If we had no other evidence, the inaugural address of the new President of the “Confederate States” is proof of the unusual wisdom with which the secessionists acted when they elected Jefferson Davis to that office. Few positions could be more difficult than that which Mr. Davis has assumed, but he has undertaken his ill-omened task with the assistance of as marked a combination of the qualities most needed for his work, as any revolutionary leader ever exhibited. He has such firmness and tenacity of purpose as have enabled him to hold fast to his cherished ideas through twelve years of bitter struggle, opened by defeat even in his own State. He cherishes his favorite scheme of a southern confederacy with an intensity of devotion, which shows itself in every word that he utters, and has quenched the last spark of patriotism in a heart, where we believe it once shone as brightly as in any. He knows how to give the appearance of dignity to a cause which stands before the world in an attitude which is neither imposing nor respectable. He has the art of veiling the true issues of the moment, and of representing a movement inspired by an imperious resolution to rule, as an escape from intolerable tyranny. He can make the most solemn appeal to the sympathy and the justice of mankind and to the final judgment of Providence, in favor of a cause which is condemned by the sentiment and the enlightened conscience of the world. We shall not inquire as to the sincerity with which Mr. Davis can do all this. It is enough that as the chosen leader he presents the cause of secession with dignity, with seeming candor, with apparent reliance on its justice, with full determination to uphold it at all hazards, and with the aid of intellectual resources of a very high order.

As the leader of the cotton States in their movement against the general government, whether the controversy is to be carried on by civil measures only, or by sterner methods, to which he professes himself prepared though unwilling to resort, this government could have no more dangerous enemy than Mr. Davis, and this fact, we believe, needs to be more widely recognized than it is among our people. Because Mr. Davis has led the extreme South, many have come to regard him as possessing the personal qualities and weaknesses of the “fire-eaters.” But Mr. Davis is on the contrary cool-headed, far-sighted and not hasty. What he says or does, is not the result of crazy impulse but of cool determination, and is supported not by the temporary strength of frenzy, but by real intellectual and moral power. In short, he is an antagonist who challenges respect as well as the utmost vigor and caution in opposition, and one whom any statesman might rejoice to encounter in a high national contest, were he of any country save our own, and were the matter in debate anything except the Union.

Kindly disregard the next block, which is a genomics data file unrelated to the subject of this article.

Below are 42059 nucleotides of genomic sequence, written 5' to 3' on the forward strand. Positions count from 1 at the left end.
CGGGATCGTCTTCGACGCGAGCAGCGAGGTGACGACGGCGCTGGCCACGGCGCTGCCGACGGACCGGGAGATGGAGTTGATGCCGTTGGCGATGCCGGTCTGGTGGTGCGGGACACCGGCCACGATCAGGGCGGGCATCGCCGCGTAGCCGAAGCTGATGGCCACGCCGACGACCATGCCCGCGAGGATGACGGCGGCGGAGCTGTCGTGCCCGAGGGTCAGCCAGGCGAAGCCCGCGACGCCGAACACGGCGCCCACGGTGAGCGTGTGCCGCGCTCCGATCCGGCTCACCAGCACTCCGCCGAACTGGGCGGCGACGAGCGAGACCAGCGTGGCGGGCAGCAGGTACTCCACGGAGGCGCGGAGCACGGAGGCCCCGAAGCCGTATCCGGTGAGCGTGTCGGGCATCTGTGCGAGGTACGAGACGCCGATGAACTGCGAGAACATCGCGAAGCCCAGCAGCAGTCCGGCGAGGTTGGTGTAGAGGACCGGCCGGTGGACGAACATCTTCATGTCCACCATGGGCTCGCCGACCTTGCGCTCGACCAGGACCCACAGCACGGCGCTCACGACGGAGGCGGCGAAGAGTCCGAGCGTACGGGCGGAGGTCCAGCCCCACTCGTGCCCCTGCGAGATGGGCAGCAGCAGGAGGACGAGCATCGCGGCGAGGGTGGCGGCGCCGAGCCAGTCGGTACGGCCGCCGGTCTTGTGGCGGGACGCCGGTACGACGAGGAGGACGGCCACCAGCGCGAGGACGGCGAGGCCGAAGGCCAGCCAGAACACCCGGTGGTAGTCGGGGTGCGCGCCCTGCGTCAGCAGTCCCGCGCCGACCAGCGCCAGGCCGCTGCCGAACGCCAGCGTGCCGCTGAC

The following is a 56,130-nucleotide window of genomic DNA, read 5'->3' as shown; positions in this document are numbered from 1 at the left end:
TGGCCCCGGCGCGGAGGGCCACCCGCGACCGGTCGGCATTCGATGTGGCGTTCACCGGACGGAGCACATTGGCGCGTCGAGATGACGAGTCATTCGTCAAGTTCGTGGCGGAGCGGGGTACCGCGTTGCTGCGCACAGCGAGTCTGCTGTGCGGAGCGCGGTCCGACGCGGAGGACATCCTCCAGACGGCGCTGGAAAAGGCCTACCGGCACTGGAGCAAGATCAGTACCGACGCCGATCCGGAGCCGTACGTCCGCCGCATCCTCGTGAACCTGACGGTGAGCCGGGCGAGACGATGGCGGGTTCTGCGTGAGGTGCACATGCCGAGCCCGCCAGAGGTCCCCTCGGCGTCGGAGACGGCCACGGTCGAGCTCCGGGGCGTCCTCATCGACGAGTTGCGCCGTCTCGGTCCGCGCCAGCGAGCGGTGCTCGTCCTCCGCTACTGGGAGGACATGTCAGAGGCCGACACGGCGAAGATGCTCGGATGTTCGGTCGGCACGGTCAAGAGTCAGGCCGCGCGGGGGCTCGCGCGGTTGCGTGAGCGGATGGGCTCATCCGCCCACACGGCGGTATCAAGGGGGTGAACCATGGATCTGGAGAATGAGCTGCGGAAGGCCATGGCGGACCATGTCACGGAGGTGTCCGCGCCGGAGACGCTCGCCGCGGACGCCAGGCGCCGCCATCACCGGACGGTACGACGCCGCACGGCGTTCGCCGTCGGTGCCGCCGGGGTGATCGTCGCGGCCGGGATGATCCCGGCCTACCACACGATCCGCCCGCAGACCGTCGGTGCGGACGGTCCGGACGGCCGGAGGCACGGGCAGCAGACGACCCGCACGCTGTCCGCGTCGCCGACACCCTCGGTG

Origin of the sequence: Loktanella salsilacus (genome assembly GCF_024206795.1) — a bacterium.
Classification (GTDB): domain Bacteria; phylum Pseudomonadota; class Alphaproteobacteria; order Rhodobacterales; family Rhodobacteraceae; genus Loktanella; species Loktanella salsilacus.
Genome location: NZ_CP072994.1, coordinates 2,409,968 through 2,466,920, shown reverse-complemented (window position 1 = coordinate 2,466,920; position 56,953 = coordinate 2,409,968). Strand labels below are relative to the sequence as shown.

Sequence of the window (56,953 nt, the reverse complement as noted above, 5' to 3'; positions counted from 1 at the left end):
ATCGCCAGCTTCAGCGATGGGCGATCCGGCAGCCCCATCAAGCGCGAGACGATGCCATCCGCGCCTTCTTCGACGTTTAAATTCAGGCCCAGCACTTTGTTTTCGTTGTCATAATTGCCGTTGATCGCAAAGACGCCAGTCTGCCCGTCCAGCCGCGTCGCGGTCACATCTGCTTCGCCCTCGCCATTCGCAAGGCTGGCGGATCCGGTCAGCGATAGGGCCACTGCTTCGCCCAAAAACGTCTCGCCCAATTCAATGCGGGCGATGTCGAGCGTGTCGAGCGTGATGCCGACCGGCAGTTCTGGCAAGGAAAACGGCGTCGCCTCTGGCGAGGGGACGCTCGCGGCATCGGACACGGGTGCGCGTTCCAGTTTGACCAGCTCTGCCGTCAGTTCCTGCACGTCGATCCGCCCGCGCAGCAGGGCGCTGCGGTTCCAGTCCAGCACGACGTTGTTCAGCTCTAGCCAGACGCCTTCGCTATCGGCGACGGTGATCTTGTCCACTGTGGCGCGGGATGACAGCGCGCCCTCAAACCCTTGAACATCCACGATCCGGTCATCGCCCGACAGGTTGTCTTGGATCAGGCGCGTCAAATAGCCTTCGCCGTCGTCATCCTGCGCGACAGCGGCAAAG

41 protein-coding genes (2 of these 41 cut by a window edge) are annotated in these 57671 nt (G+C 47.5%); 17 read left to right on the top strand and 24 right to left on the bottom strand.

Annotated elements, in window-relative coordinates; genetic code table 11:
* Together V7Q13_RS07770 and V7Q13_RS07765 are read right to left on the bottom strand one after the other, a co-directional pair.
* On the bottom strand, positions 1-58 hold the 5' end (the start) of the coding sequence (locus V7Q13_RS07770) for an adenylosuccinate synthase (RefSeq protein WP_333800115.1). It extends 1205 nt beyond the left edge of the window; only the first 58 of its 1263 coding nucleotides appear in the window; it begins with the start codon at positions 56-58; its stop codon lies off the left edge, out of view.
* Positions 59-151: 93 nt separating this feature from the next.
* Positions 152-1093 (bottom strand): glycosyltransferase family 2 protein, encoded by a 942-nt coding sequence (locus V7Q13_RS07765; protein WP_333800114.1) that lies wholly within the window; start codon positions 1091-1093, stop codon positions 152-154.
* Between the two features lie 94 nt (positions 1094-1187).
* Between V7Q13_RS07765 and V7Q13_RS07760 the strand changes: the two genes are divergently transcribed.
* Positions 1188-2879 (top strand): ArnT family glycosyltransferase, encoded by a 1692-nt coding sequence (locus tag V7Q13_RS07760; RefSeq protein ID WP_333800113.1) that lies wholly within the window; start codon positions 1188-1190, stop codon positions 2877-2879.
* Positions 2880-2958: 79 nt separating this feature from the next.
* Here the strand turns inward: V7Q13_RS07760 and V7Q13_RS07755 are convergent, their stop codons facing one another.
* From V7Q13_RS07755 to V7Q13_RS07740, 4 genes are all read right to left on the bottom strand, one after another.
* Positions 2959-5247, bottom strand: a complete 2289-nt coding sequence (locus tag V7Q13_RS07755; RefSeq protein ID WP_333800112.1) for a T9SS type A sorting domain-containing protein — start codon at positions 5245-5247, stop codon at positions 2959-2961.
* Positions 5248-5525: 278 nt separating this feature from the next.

As we have before hinted, there is another view in which the election of Mr. Davis is a cause for satisfaction with the friends of the Constitution. If peace is to be preserved, the reins of the government which the cotton States seek to establish should fall into no weak or incompetent hands. The seceding States have to reap the whirlwind, and it is well for others as well as themselves that they should be under the strongest and wisest guidance which they can command. It is also fortunate that their people should be led,—if indeed they are led at all and do not drive,—by some one who does not show the fanatical hatred for the North which leading secessionists have shown. It is well that no Rhett or Toombs is to shape the policy of the revolutionists. Mr. Davis we believe to be sincerely anxious for peace, and while he will probably abate nothing of his resolute courage, he will use his influence and his best powers in the effort to secure for his favorite scheme a peaceful Success.

It is worth while to notice that Mr. Davis, in accepting the position to which he has long aspired, studiously excludes the idea of a return to their proper allegiance on the part of the cotton States. The doctrine of “the irrepressible conflict” he announces in terms more distinct and significant than were dreamed of by those to whom it has been falsely ascribed. He felicitates himself with the belief, that all the slave States will enter the projected confederacy where they will be “freed from sectional conflicts.” But for the growth, development and happiness of the confederacy he declares that “it is requisite that there should be so much of homogeneousness that the welfare of every portion would be the aim of the whole. Where this does not exist, antagonisms are engendered which must and should result in separation.” The plain meaning of this carefully phrased passage unquestionably is, that the slaveholding States can have no permanent union with free States. In this Mr. Davis is at variance with Mr. Stephens, his Vice-President,—who is also a statesman whom the whole country has in other days learned to admire and respect. But the declaration of Mr. Davis must be taken as the true indication of the policy of the new confederacy. As such, it commends itself to the careful attention of the border States, before they seek to make themselves the frontier of the projected slaveholding republic; for if the effect of that movement upon slave property in those States should be such as is anticipated, and such as they themselves confess, it may be wise for them to consider, what will then be their position in a confederacy which recognizes political separation as the only result of such a separation of interest.